Paul Asay

Award-Winning Author, Journalist and Blogger
Religion, Movie and Pop Culture Geek

The dinosaurs in Jurassic World gobbled up at least 22 hapless park attendees. The villains from teen-centric films Divergent: Allegiant and Maze Runner: The Scorch Trials go through victims as if they had expiration dates printed on their foreheads. In Mad Max: Fury Road, much of the world’s dystopian populace is vaporized in exploding clouds of petrol. Los Angeles and San Francisco both pretty much collapse in San Andreas; if you find yourself in that movie and you’re not named Dwayne Johnson, you could be in trouble. Yep, there’s a reason they’re called “extras.”...

Paul Asay is a senior associate editor at Plugged In, a ministry that reaches more than 6 million people with movie reviews that help people understand popular cultural trends and how they intersect with spiritual issues. Paul is an award-winning journalist who covered religion at The (Colorado Springs) Gazette and whose work has been published by such outlets as The Washington Post, Christianity Today, Youth Worker Journal and Paul has a special interest in the unexpected ways faith and media intersect. He lives in Colorado Springs with his wife, Wendy, and two children.

Spotlight is a terrifically unsentimental story about how a team of Boston Globe journalists uncovered the pedophilic priest scandal in 2002. While the movie doesn’t yank at the heart like, say, Roomdoes, it feels utterly real. Utterly true. The detached zeal of the Globe’s reporters reminded me of the journalists I’ve worked with. The stories from abuse victims sounded very similar to what I heard during my own interviews when I covered the scandal—the reverence to which parish priests were held, and how those priests used that reverence for their own ends. “How do you say no to God, right?” one victim says. Spotlight felt spot on. ...

Posted Nov. 15, 2015, by Paul Asay

So why write a book about Batman? Why not Superman or Spider Man or The Avengers?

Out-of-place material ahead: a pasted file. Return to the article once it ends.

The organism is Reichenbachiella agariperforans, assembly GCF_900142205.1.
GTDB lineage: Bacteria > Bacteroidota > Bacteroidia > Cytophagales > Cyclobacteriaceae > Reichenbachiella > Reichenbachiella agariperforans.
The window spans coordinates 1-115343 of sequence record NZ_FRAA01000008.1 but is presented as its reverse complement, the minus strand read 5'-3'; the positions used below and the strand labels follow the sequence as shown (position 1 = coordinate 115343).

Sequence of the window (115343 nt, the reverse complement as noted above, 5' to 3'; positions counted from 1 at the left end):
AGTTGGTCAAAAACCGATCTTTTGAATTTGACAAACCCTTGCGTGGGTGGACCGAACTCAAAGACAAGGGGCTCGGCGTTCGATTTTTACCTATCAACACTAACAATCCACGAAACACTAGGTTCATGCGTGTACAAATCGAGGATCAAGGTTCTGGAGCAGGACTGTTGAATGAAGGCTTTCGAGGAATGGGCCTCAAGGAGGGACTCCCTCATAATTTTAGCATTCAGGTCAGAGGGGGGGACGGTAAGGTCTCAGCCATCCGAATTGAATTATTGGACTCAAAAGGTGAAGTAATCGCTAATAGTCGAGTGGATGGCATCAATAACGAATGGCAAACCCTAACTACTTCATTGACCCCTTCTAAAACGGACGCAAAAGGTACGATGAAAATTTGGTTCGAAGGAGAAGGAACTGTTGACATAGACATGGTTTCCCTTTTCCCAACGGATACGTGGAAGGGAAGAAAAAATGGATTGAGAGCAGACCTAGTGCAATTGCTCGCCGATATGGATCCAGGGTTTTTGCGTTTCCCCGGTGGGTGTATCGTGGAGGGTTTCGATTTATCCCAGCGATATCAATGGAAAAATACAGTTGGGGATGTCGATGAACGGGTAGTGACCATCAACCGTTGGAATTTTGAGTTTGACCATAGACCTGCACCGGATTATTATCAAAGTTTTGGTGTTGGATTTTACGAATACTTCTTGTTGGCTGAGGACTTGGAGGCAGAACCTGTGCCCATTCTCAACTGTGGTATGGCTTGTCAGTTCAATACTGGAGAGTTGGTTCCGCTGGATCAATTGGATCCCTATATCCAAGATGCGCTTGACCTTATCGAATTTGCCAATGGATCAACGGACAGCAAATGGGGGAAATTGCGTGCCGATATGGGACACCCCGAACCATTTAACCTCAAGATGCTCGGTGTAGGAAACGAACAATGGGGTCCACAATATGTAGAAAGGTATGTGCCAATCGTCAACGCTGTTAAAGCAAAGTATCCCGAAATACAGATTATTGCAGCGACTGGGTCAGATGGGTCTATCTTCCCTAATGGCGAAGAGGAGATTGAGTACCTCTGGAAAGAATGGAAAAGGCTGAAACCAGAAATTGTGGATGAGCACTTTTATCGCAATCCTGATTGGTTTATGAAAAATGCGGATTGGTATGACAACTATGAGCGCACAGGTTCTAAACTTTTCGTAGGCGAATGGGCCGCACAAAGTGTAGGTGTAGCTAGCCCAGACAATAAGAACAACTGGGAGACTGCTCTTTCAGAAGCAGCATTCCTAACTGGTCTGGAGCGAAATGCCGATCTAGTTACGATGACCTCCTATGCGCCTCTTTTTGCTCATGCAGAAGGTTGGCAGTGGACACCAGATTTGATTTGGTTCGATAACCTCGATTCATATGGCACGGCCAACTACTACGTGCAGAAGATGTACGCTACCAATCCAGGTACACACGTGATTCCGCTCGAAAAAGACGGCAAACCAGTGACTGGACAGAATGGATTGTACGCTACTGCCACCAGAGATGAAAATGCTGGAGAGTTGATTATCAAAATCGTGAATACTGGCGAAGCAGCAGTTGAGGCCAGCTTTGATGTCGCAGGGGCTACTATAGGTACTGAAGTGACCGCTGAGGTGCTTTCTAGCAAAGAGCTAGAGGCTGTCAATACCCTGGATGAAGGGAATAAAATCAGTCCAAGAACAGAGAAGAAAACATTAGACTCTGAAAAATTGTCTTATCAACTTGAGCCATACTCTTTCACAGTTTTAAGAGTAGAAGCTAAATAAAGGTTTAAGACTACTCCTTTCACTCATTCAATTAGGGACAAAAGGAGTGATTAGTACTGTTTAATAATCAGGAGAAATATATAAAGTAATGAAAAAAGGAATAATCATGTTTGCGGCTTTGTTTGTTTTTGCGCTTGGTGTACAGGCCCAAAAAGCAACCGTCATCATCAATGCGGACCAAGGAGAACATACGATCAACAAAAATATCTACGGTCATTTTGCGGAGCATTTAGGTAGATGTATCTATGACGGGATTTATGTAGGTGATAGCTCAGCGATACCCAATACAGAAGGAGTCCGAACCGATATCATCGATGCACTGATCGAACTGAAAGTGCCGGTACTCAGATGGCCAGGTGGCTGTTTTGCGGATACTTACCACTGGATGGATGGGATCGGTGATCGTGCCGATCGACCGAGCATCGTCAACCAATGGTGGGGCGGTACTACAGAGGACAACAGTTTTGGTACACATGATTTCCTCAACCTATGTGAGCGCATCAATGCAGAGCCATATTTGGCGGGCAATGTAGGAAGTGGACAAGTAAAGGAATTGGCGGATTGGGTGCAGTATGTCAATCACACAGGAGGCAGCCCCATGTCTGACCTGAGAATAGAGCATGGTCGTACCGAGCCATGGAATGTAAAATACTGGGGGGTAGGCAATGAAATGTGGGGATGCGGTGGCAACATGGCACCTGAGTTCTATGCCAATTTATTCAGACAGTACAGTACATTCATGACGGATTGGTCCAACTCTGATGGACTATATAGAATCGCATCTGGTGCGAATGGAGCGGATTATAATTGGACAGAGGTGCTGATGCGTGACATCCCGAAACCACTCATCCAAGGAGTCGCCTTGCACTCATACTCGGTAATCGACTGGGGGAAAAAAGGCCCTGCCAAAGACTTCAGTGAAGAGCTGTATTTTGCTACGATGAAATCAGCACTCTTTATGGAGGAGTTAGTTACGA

When I was a little kid, maybe 6 or 7, my best friend Terry and I would pretend to be superheroes every chance we got. He was always Superman or Captain Marvel or someone impossibly strong and powerful. But I was always Batman. For me, even though Batman wasn’t the strongest superhero around, he was always... Read the rest of this answer.

Batman may be a hero, but he’s a pretty dark one—particularly the hero we see in Christopher Nolan’s recent movies. Why did you pick him to use as a spiritual exercise?
God-honoring stuff can be found in really rough and messy circumstances sometimes. We’re living a world that no Christian should be comfortable in, just as the Apostle Paul was. But Paul used elements of the culture to speak into people’s lives. And even today, I believe that God’s fingerprints can be found on everything... Read the rest of this answer.

Batman’s been around for nearly 80 years now, and he’s more beloved than ever. What’s the secret to his continuing popularity? 
Well, he just looks cool, for one thing. One look at the guy, and you know not to mess with him. And then there’s the fact he has so many awesome gadgets, drives an amazing car and could buy a handful of Caribbean islands if he really wanted to. But an even bigger reason, I think, is that he’s recognizably human, just like... Read the rest of this answer.

Is Batman Christian?
That’s a hard question to answer. In the end, I think it depends on who Batman’s caretaker is at any given time. Batman’s first origin story shows him praying to God after his dad dies—praying for the strength to fight evil and, in essence, become the hero he’d eventually grow into. But he’s always been a man of... Read the rest of this answer.